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  When does a finite size random graph percolate?

+ 4 like - 0 dislike

Assume we are simulating percolation on a 2d lattice. While the system is of finite size, we say that the critical state appears when a cluster connects two opposing ends of the lattice. The bigger the lattice the better our approximation.

My question is: assume we are doing the same thing but instead of a lattice we have a random graph with a known degree distribution. As we are increasing the occupation probability, who do we know that we reached percolation?

In other words, how does the 'connecting opposing ends' assumption translate to random graph topologies?

This post imported from StackExchange Physics at 2016-11-13 12:37 (UTC), posted by SE-user Dionysios Gerogiadis

asked Nov 10, 2016 in Computational Physics by Dionysios Gerogiadis (25 points) [ revision history ]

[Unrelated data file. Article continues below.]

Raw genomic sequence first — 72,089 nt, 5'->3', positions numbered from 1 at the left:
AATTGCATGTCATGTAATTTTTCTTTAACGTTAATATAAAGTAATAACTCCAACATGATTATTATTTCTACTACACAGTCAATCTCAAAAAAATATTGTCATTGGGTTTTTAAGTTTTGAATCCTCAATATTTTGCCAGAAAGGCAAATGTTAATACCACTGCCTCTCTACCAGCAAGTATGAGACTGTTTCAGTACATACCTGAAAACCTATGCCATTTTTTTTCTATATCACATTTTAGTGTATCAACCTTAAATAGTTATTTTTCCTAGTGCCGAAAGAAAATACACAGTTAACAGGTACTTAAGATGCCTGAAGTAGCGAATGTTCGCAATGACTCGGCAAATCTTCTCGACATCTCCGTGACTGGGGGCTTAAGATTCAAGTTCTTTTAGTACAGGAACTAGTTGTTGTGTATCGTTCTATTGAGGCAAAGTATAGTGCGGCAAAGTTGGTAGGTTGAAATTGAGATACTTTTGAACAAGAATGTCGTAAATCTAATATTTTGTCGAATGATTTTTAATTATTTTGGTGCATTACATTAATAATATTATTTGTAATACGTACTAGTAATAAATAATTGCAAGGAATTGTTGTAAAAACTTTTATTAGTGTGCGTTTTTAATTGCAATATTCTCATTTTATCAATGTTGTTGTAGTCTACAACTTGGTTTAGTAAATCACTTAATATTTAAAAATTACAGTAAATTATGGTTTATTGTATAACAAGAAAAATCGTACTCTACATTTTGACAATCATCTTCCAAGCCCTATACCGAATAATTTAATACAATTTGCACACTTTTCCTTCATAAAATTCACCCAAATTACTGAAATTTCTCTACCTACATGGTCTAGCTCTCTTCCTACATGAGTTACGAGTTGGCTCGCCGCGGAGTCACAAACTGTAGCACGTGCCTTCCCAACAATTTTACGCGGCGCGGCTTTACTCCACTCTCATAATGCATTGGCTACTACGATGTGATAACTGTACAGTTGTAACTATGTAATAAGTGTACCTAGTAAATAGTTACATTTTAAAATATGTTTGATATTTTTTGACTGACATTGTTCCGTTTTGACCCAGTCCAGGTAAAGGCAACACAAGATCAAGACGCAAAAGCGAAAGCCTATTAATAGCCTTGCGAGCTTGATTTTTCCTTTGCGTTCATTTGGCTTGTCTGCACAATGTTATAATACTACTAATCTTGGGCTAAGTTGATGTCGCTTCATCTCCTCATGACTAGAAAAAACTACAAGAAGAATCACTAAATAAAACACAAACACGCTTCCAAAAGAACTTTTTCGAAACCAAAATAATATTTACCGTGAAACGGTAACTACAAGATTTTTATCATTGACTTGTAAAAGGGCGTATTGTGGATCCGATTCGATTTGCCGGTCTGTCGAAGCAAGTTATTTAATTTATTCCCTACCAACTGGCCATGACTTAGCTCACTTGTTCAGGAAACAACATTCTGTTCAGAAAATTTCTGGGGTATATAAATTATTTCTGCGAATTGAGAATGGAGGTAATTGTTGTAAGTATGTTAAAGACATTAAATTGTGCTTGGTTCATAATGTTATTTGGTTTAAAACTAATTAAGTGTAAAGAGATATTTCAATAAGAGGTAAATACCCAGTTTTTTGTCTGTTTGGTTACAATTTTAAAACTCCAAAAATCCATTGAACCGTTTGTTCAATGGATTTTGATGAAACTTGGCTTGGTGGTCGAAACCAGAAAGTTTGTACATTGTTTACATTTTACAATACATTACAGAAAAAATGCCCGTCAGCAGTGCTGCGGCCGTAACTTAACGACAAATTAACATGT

edited Nov 13, 2016 by Dilaton
This question is actually about mathematics. Anyway here and here and here you could find something useful.

This post imported from StackExchange Physics at 2016-11-13 12:37 (UTC), posted by SE-user valerio92
As a far younger member and a non-physicist accept your remark, nonetheless I am surprised. Percolation in random networks is an active field of researcher with numerous publications in Physics journals. The works of Callaway, Newman, Gleeson, Watts and others focus on similar stuff. That is why I posted here.

This post imported from StackExchange Physics at 2016-11-13 12:37 (UTC), posted by SE-user Dionysios Gerogiadis

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